We pose a couple of speculations as to why an audience member may use the Q&A in an unproductive way; we believe some are unintended, while others are less benign: 

  •   Unsure how to succinctly frame the question

When a presentation has got our brains buzzing with thoughts and ideas, it can be difficult to make clear connections and articulate them. As one academic pointed out, what often arises is a comment with many entangled parts, not a straightforward question. That resonates with us, and what we found helpful was to keep a notebook, take notes and save the reflection or half-formed question for discussion after the presentation where we could discuss in a more apt setting, (in-person during tea or via email or by requesting a Zoom catch-up). HERDSA provided great resources, such as an events app, which allowed attendees to be able to connect with presenters, should there be any follow up questions or comments.

  • Using the Q&A for validation

As one academic expressed, it could be that the attendee does know how to frame their question, they just don’t want to ask one. Instead, they’re essentially wanting the presenter to agree with them.

  •  Using the Q&A for one’s own gain

Not all questions are good questions, and some audience members may disguise a question to signpost to their own research or expertise in the matter.

  • Using the Q&A as a microaggression

A microaggression, in this context, is a verbal indignity – often flying under the radar due to its cunning context. A microaggression is not the same as a respectful debate; although, the post-presentation Q&A may also not be an appropriate time to engage in a one-on-one debate. An alternative might be to take it to academic twitter!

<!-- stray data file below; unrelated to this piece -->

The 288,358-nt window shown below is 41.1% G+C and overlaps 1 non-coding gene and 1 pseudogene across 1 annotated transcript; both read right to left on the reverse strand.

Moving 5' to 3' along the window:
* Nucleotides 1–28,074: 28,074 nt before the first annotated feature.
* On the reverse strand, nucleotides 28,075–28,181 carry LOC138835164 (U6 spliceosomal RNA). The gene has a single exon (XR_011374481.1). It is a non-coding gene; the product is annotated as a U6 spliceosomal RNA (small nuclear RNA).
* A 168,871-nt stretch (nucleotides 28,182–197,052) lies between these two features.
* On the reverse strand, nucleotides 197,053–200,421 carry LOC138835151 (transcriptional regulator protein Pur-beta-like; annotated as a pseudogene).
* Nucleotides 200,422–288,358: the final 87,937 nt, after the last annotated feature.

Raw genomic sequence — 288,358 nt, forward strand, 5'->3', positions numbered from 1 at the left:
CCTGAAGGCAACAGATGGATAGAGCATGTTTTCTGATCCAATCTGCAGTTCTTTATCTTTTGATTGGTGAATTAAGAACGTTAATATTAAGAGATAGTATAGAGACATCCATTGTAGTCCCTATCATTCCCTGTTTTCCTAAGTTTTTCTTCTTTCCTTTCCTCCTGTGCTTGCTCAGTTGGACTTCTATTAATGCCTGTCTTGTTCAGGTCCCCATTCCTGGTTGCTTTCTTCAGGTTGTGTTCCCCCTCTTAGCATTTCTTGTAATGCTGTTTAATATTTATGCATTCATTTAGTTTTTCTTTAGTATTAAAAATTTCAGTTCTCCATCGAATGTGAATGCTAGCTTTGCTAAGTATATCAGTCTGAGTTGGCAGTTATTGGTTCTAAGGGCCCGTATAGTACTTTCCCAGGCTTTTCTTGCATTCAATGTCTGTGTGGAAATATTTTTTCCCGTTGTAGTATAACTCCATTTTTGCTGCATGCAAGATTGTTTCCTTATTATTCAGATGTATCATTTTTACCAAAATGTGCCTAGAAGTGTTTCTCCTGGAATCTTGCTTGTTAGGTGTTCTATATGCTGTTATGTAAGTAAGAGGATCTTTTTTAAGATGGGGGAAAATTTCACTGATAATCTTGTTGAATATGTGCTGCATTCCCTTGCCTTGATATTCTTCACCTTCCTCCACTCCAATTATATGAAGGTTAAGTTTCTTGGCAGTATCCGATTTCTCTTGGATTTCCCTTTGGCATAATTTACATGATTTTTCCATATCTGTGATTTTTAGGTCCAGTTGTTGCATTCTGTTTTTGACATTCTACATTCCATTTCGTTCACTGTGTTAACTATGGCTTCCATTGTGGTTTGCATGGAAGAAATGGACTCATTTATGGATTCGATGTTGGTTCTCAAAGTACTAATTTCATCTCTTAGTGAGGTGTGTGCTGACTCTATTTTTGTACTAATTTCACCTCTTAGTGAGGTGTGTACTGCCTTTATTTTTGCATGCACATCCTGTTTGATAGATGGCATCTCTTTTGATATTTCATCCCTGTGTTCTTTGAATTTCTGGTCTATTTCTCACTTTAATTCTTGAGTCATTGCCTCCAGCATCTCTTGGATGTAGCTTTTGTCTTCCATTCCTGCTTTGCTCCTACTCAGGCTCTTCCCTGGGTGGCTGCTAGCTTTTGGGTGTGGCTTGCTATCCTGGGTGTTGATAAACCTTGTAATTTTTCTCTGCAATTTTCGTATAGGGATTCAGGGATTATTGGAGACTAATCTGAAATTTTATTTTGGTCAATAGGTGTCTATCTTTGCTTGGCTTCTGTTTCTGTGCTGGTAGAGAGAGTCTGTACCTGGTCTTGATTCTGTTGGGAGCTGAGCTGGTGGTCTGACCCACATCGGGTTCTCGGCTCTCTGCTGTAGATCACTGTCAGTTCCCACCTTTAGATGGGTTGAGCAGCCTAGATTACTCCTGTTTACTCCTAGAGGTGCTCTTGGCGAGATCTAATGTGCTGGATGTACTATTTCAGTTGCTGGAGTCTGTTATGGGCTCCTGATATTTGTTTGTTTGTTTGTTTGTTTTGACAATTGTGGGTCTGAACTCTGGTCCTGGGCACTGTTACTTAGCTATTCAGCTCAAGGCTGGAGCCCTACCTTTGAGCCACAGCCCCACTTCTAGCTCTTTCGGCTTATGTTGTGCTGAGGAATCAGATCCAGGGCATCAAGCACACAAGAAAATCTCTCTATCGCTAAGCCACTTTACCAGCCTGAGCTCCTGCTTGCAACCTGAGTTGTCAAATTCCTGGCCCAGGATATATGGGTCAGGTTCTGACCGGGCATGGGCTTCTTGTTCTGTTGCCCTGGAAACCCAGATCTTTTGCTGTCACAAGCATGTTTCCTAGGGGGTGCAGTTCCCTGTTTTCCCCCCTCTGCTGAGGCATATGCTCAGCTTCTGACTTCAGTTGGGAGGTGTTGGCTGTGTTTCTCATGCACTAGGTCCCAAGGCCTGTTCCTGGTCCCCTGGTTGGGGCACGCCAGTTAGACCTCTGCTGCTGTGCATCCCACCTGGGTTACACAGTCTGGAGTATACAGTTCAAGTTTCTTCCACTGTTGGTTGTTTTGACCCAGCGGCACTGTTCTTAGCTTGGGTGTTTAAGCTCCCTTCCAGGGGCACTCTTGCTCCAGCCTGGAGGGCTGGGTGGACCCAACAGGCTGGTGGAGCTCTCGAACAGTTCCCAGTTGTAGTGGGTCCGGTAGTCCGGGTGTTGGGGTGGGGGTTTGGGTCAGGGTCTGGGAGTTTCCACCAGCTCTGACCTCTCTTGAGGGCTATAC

By and large, we noticed non-question “questions” were posed to female-presenting presenters by male-presenting audience members. Our observations are in alignment with research that concluded that women ask fewer and shorter questions than men. Additionally, it has been found that senior academics ask more questions than junior academics.

We witnessed many thought-provoking presentations at HERDSA, and we both engaged with and listened in on many stirring conversations; we believe that conference organisers and/or session chairs can and should make space for discussion to flow. This is made possible with conference organisers and chairs proactively communicating with attendees around ‘housekeeping’. For example, it could be clearly stated if there will or will not be time for comments and reflections. In one session in particular, the session chair, Dr. Wade Kelly, set a (paraphrased) precedent that questions should be questions and advised that an ideal question is 10 words or less.

Further, conference organisers can ensure that attendees can be/feel heard by ensuring a range of formats. The traditional, one-way style of presentation leaves little opportunity, during the session, for audience members to engage with each other and minimal time for questions. HERDSA offered alternatives like non-hierarchical fishbowl or roundtable discussions in which attendees could better engage with each other – and the facilitator!